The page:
To whomever wrote that excellent article on promotion/relegation:
I just wanted to say that I am impressed with the site and particularly with the article on promotion/relegation. I also wish MLB had the good sense to make it more exciting by adopting such a system. I hope that you continue to publish the hypothetical situation charts next season, including the run difference information. On that note, in your "BPL" for 2011, isn’t it true that the St. Louis Cardinals would never have even made the playoffs? They were tied with Boston, but had the inferior run difference (+70 vs. +138). Therefore, I don’t think they deserve the green highlight! Though, of course I congratulate them on their eventual championship.
I’d like to ask you something, which is, how do you think a P/R relegation would come about? I mean, what sequence of events would lead to the change? I have a feeling that it would be met with a lot of resistance on the grounds of maintaining tradition, a point which you alluded to in the article. On the other hand, you and I were converted. I have a guess as to how it might happen, and I would love to know what you think.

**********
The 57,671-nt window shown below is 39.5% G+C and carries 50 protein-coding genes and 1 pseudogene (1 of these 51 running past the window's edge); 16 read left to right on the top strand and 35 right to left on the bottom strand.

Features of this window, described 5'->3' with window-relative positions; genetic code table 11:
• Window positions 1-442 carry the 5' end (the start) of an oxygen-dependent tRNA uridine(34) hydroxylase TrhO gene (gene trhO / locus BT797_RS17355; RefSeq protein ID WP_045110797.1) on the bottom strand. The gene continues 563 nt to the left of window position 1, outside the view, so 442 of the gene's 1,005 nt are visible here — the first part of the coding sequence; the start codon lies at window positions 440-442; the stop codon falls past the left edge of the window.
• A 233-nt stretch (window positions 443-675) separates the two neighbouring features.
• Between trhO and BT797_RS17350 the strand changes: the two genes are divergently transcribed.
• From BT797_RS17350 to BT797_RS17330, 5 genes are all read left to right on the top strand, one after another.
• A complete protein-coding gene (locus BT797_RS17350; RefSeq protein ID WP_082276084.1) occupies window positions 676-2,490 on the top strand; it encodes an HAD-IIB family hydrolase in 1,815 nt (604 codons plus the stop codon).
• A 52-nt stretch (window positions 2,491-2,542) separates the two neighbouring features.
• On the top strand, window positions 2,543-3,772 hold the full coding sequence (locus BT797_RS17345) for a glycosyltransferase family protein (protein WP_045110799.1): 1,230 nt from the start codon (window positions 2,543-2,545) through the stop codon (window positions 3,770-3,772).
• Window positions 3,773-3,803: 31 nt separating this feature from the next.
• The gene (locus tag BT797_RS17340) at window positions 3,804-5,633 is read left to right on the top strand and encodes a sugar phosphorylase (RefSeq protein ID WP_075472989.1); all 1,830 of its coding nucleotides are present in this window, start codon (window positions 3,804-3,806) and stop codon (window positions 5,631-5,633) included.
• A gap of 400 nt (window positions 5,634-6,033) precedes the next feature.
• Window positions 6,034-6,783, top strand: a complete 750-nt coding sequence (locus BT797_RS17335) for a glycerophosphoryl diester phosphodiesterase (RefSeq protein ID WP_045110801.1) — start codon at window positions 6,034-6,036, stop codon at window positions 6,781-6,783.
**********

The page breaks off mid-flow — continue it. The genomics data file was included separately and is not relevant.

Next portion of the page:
1. The people who support a P/R system in general are anyone who follows the soccer/football in any country but this one.
2. A large chunk of the people who follow MLS also follow the sport abroad and would love to see a P/R system here. In fact, the biggest reason MLS hasn’t adopted the system yet nor plans to "anytime soon" is because the league isn’t financially well-grounded.
How it could happen (in roughly 8 steps):
1. MLS continues to grow, especially as more players transfer between the US and Europe, and coverage of the EPL (and other major events such as the Euro and World Cups) continues to improve.
2. Eventually MLS becomes large enough that it can afford to expand and allow for P/R.
3. At the same time, the soccer/football continues to grow in popularity, and more and more clubs are formed across the country and Canada.
4. MLS makes the switch to P/R because so many (foreign league following) fans demand it.
5. MLS sees huge gains in viewership toward the end of the first season of the new system as fans and journalists can’t get over the excitement of speculating who will fall, and which new teams will find their way to the top.
6. The sport sweeps the country. A new league pops us in each state. MLS becomes more like the Champions League. The US is destroying the rest of the world in every major competition.
7. The other sports in the US take a big hit. Compared to soccer/football, they all seem painfully boring and insignificant as being the champion or the worst team mean next to nothing.
8. Baseball fan demographics continue to trend toward older people. MLB viewership starts dwindling
faster, so they do a study and realize that the fans would be thrilled to have a P/R system. They try it, and it obviously works well. Eventually, the other sports do the same.
I realize my rhetoric is a little over the top, but ultimately I think that it will be MLS that introduces the system to the US first, with baseball catching on perhaps a decade after that. Anyway, keep up the good work!
All the best,